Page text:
NBL Star Corey Webster Banned For Two Games Over Homophobic Tweet

NBL Star Corey Webster Banned For Two Games Over Homophobic Tweet

Basketball Australia handed down a two-game ban to NBL star and Perth Wildcats player Corey Webster over his now-deleted homophobic posts on X, formerly Twitter

Webster will however not miss out on any regular season games. Wildcats stood down Webster for the pre-season game against Adelaide 36ers on Tuesday, September 19. Isaac Humphries, who plays for the Adelaide 36ers, last year became the only out gay male playing in a top-tier basketball league.

Tuesday’s match counted towards the ban and the second match ban will only be triggered if Webster reoffends and posts any more offensive social media posts. 

Homophobic Comments Spark Outrage

Webster posted his now-deleted comments on X on Sunday night. Webster replied to a post that featured an LGBTQI Rainbow Pride flag, with a question: “What’s the first thing that comes to mind when you see this flag?”

He then responded to his own comment with: “Mental Illness”. He deleted the post after social media users called out his homophobic comments. 

After screenshots of his offensive comments were shared, Webster posted ‘ ‘PROTECT THE CHILDREN’ and locked his social media account.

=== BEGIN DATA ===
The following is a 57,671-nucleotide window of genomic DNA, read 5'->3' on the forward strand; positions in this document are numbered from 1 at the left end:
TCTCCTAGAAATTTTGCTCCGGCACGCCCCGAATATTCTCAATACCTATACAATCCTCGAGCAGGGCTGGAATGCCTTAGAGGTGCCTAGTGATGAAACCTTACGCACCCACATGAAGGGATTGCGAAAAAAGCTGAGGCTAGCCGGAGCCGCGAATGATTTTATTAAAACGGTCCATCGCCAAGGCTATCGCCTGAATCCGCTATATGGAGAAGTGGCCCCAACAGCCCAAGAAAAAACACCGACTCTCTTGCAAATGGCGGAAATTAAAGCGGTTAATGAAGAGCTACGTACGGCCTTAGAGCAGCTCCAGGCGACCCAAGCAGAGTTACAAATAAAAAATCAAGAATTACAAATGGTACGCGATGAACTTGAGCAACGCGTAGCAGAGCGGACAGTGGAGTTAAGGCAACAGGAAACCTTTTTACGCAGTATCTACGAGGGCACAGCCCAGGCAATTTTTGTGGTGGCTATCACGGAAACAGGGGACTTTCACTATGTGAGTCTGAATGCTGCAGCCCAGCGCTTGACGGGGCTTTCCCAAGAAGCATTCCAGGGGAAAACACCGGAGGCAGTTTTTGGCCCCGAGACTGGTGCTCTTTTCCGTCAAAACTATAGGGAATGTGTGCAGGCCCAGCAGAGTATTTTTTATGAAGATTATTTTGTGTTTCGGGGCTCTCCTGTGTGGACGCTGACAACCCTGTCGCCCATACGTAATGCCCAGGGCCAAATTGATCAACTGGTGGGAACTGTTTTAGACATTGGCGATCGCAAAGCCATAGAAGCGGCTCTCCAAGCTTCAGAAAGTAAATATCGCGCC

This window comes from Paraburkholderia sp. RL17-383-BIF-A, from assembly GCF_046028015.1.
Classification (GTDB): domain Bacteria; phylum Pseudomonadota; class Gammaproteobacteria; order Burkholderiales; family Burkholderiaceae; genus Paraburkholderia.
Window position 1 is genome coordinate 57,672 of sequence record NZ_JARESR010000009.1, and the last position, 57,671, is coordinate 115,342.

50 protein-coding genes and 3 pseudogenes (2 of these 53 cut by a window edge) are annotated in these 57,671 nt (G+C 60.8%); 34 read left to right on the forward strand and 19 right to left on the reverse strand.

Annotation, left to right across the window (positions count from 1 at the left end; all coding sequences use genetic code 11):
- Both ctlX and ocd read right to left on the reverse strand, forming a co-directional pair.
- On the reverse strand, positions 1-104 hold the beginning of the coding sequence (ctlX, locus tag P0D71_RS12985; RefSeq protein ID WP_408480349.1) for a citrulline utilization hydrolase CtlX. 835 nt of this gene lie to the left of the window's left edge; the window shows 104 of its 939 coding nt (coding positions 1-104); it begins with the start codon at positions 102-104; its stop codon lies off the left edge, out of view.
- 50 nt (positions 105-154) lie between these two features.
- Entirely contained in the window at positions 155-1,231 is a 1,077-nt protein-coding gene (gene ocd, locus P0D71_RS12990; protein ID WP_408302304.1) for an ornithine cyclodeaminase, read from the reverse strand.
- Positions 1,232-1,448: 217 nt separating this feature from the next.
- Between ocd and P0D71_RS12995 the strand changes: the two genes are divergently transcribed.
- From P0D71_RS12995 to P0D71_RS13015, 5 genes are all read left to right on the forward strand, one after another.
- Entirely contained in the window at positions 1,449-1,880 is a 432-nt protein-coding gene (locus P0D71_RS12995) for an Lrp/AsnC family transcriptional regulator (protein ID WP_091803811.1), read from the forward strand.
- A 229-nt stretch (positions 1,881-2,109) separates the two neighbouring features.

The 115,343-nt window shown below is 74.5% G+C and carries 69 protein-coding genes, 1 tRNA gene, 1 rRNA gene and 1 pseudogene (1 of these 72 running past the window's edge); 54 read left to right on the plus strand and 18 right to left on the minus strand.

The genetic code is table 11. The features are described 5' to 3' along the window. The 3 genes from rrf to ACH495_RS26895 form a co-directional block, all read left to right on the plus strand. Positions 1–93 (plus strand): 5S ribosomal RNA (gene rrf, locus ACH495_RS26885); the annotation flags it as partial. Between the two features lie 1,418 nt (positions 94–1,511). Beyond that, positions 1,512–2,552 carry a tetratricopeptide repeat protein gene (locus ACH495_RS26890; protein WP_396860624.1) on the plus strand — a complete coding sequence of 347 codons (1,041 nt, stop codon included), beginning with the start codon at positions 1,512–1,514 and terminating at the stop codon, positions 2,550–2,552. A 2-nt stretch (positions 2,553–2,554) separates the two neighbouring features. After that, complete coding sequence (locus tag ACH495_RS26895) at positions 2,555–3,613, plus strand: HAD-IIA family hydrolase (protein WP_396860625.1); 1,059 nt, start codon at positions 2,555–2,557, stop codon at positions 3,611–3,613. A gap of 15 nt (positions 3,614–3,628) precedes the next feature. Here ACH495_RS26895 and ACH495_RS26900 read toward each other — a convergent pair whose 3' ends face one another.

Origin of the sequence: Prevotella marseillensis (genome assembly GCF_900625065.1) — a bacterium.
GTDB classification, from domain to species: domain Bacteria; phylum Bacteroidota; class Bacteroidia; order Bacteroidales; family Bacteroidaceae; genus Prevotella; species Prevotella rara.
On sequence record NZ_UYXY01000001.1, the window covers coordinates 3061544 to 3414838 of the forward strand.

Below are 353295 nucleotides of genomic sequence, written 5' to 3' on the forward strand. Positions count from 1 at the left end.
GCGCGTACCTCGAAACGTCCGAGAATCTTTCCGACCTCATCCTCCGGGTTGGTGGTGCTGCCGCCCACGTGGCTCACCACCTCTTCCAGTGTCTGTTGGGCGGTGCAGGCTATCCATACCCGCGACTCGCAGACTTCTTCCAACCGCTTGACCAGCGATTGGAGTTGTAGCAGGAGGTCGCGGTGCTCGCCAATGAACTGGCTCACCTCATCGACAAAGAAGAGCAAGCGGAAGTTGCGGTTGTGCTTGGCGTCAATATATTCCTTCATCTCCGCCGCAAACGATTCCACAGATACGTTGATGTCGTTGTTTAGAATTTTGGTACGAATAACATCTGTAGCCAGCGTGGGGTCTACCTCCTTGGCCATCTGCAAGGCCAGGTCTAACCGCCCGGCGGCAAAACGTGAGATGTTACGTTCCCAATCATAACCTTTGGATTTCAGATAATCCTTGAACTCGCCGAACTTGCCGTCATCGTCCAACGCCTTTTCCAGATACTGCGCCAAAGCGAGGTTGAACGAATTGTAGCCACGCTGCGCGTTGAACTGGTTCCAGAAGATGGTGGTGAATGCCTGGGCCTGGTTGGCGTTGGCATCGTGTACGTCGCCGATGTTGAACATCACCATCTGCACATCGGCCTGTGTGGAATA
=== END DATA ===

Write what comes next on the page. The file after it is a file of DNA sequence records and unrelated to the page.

Wildcats said it was “disappointed” with Webster’s comments and NBL said the social media posts were “insensitive and harmful”.

BA Cites Remorse Shown By Player

Webster’s apology was released by the Wildcats. “While it certainly wasn’t my intent, I understand the hurt my comments have caused and I am sincerely sorry for this,” Webster said. 

Basketball Australia said its integrity unit had investigated the comments. “Basketball Australia’s integrity unit found Webster breached the Basketball Australia Code of Conduct for Elite-Level Participants pertaining to discrimination and vilification following a comment he made on social media,” NBL said in a statement

BA said it had  “noted the remorse shown by Webster, and his commitment to undertake diversity and inclusion training, as well as a donation to charitable organisations.”

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